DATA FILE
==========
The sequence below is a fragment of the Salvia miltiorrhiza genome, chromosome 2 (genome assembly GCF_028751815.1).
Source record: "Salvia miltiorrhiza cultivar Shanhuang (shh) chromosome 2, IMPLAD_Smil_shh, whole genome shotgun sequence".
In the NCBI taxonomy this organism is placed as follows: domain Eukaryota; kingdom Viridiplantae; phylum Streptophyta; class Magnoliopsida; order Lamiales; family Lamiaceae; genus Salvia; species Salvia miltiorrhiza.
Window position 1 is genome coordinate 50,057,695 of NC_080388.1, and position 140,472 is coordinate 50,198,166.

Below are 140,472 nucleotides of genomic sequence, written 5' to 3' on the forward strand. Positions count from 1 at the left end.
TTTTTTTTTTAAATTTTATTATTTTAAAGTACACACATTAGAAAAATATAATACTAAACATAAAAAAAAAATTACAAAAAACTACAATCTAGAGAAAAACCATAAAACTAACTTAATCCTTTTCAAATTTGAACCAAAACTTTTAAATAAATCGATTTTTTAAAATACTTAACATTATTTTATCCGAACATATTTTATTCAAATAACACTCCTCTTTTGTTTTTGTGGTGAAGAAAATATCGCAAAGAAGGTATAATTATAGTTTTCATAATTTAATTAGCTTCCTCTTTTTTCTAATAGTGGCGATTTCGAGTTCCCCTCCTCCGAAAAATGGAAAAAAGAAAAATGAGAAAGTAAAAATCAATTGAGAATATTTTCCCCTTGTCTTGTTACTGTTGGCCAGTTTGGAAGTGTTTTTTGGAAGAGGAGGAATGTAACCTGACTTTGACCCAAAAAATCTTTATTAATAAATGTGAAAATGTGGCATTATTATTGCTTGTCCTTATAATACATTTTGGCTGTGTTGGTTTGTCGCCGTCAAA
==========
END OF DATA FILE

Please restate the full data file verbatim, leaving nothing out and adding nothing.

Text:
The sequence below is a fragment of the Salvia miltiorrhiza genome, chromosome 2 (genome assembly GCF_028751815.1).
Source record: "Salvia miltiorrhiza cultivar Shanhuang (shh) chromosome 2, IMPLAD_Smil_shh, whole genome shotgun sequence".
In the NCBI taxonomy this organism is placed as follows: domain Eukaryota; kingdom Viridiplantae; phylum Streptophyta; class Magnoliopsida; order Lamiales; family Lamiaceae; genus Salvia; species Salvia miltiorrhiza.
Window position 1 is genome coordinate 50,057,695 of NC_080388.1, and position 140,472 is coordinate 50,198,166.

Below are 140,472 nucleotides of genomic sequence, written 5' to 3' on the forward strand. Positions count from 1 at the left end.
TTTTTTTTTTAAATTTTATTATTTTAAAGTACACACATTAGAAAAATATAATACTAAACATAAAAAAAAAATTACAAAAAACTACAATCTAGAGAAAAACCATAAAACTAACTTAATCCTTTTCAAATTTGAACCAAAACTTTTAAATAAATCGATTTTTTAAAATACTTAACATTATTTTATCCGAACATATTTTATTCAAATAACACTCCTCTTTTGTTTTTGTGGTGAAGAAAATATCGCAAAGAAGGTATAATTATAGTTTTCATAATTTAATTAGCTTCCTCTTTTTTCTAATAGTGGCGATTTCGAGTTCCCCTCCTCCGAAAAATGGAAAAAAGAAAAATGAGAAAGTAAAAATCAATTGAGAATATTTTCCCCTTGTCTTGTTACTGTTGGCCAGTTTGGAAGTGTTTTTTGGAAGAGGAGGAATGTAACCTGACTTTGACCCAAAAAATCTTTATTAATAAATGTGAAAATGTGGCATTATTATTGCTTGTCCTTATAATACATTTTGGCTGTGTTGGTTTGTCGCCGTCAAA